One day, fueled by her confidence in John’s favor and some as-of-yet unexplored attention-seeking tendency, Shawna got the bright idea to choreograph a sexy strip tease for the couple’s three-year anniversary, complete with costume. “Double bonus”, Shawna thought. “Not being a dancer, I’ll have to practice the dance like crazy to get it right. All those hours spent dancing are bound to un-pudge me a little. Then I’ll R E A L L Y feel attractive!” This strip tease idea was ticking all the boxes.

And true to her word, practice like crazy she did! Because Shawna and John often worked opposite hours, she as a bartender for a chain restaurant and he as a front desk supervisor for a chain hotel, Shawna found herself with several hours every day to experiment with moving her body to sexy music. She dipped it low and brought it up slow. She bent and snapped. She Naomi Campbell walked. And she felt really damn attractive. One day, however, Shawna felt that she needed to up the ante – and if she was really being honest, the caloric burn – in her dance practice. It was on that fateful day that Shawna decided to practice her dance wearing her performance heels. (See an example of Shawna’s performance heels below.)

Intimidating, I know.

It should be noted that Shawna had never worn such things before and she certainly hasn’t worn them since. For God’s sake, Shawna’s a mom now.

However, being an artistic soul, Shawna felt there was true value in practicing as she would perform, and so hoisted those sexy stripper boots up over her knees. Goddamn, she looked good, if a little wobbly. Shawna strutted around, she steeled her nerves and her ankles and practiced a few controlled hip dips. Feeling confident that she could probably handle her dance, especially if she purposefully restricted her movements while she got a feel for the heels, Shawna started her music and stuck out her tits. (Shawna could still say things like Goddamn and tits back then, she wasn’t a mom yet.)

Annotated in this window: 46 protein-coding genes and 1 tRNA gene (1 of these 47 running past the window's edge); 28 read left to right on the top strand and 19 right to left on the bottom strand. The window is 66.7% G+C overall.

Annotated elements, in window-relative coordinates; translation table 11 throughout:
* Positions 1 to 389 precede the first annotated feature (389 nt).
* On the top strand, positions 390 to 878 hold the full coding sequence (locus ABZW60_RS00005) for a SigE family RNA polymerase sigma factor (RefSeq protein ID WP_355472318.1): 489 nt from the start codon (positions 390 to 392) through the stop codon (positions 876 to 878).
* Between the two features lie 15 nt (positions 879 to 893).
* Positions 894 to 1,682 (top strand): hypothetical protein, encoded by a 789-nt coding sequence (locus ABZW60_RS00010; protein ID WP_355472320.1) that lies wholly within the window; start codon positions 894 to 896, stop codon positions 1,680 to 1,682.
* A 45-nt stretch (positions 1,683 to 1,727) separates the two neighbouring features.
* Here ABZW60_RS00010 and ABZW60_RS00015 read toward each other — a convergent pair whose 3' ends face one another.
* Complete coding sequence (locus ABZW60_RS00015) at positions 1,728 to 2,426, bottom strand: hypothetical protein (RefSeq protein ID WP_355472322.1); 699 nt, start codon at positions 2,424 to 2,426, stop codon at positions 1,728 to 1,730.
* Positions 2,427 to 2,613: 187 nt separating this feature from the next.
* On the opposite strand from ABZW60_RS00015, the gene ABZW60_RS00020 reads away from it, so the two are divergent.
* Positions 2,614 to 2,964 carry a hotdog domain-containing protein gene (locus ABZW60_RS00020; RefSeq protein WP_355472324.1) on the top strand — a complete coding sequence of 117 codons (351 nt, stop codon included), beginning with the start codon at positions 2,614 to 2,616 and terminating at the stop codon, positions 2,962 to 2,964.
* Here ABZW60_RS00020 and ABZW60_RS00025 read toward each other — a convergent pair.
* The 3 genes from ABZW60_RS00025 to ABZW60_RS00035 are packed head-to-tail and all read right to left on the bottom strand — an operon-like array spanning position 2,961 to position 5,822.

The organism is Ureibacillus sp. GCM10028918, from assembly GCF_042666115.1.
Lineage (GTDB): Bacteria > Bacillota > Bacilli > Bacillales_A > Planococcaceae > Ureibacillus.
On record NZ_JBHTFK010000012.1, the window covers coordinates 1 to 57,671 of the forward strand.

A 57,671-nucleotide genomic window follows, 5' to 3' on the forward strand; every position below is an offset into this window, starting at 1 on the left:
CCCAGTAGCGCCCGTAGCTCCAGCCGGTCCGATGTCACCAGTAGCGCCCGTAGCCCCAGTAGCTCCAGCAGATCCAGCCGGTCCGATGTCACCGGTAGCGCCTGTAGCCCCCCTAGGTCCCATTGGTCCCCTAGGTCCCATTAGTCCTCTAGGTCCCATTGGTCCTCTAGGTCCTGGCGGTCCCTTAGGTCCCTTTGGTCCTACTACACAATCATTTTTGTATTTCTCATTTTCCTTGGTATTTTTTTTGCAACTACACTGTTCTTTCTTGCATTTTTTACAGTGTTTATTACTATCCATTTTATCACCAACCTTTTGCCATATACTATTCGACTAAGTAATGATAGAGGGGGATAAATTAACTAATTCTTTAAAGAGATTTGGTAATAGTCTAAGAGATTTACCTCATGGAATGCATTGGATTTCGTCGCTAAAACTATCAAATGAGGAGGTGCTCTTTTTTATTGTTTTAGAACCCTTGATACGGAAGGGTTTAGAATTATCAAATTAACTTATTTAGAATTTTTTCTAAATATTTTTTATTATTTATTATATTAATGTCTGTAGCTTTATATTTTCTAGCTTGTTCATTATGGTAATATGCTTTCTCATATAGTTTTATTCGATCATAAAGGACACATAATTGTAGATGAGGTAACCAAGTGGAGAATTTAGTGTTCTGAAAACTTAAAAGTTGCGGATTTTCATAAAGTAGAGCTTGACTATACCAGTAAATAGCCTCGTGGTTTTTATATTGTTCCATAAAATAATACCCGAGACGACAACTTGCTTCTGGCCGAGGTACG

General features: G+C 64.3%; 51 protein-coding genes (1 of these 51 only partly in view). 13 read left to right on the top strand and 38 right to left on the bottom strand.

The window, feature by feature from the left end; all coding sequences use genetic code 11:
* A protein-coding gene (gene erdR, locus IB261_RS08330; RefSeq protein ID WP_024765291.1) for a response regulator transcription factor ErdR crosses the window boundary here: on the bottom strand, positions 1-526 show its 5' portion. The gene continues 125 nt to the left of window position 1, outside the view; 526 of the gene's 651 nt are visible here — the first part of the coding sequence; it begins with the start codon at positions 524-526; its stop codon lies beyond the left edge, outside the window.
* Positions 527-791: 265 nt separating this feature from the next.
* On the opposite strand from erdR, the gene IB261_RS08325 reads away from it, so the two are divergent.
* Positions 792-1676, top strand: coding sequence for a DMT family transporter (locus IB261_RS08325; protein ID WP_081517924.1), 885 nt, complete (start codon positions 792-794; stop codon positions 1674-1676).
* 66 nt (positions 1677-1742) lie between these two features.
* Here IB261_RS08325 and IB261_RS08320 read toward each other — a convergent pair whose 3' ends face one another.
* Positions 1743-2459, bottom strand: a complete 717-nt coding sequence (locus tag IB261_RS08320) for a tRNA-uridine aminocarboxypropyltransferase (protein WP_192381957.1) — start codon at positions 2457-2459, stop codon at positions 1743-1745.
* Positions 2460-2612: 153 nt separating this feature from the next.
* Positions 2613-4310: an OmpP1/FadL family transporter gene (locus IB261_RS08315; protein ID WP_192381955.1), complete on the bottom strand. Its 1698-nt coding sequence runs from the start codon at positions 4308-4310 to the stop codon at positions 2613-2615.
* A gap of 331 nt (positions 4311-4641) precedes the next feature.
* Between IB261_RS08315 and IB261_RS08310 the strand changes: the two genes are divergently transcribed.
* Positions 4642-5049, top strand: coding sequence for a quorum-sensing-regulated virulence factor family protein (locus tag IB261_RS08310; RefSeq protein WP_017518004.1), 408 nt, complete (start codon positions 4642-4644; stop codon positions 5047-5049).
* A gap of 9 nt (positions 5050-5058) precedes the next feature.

The first 16 counts were just basically the entrance, so Shawna was good there: she just had to take a step every two counts to walk forward seductively and on beat. Easy. For the next 8 counts, Shawna had to bend her knees and swing her hips left and right four times. Fairly easy. Then, Shawna had to take the following 8 counts to slowly lower herself into a closed-kneed squat, pop her knees open and lean forward on her hands, then, finally, pop her booty into the air with straight legs, and hold for a sexy, here’s my ass, stripper-like maneuver. (Probably. Shawna had never actually seen a real-life stripper.) N O T E A S Y. (See an example of this move below.)

This, but hands on ground & wearing stripper boots. Please note this is not me. This is bazillionaire Russell Simmons livin’ his best life.

That move had previously made Shawna feel ultra-sexy, but today, when the toe pad of her heels (which were fashion heels, not dance heels, and so had exactly zero tread) hit the plush carpeting of her apartment bedroom floor, her foot slipped, and Shawna felt only the intense, searing pain of some random, very angry muscle in her low back being ripped in unnatural ways. She cried out in pain and prayed to God that her roommates didn’t hear and come-a-knockin’. Defeated and immobile, Shawna crumpled to the floor and, with great pain, rolled onto her back, where she stayed for several moments.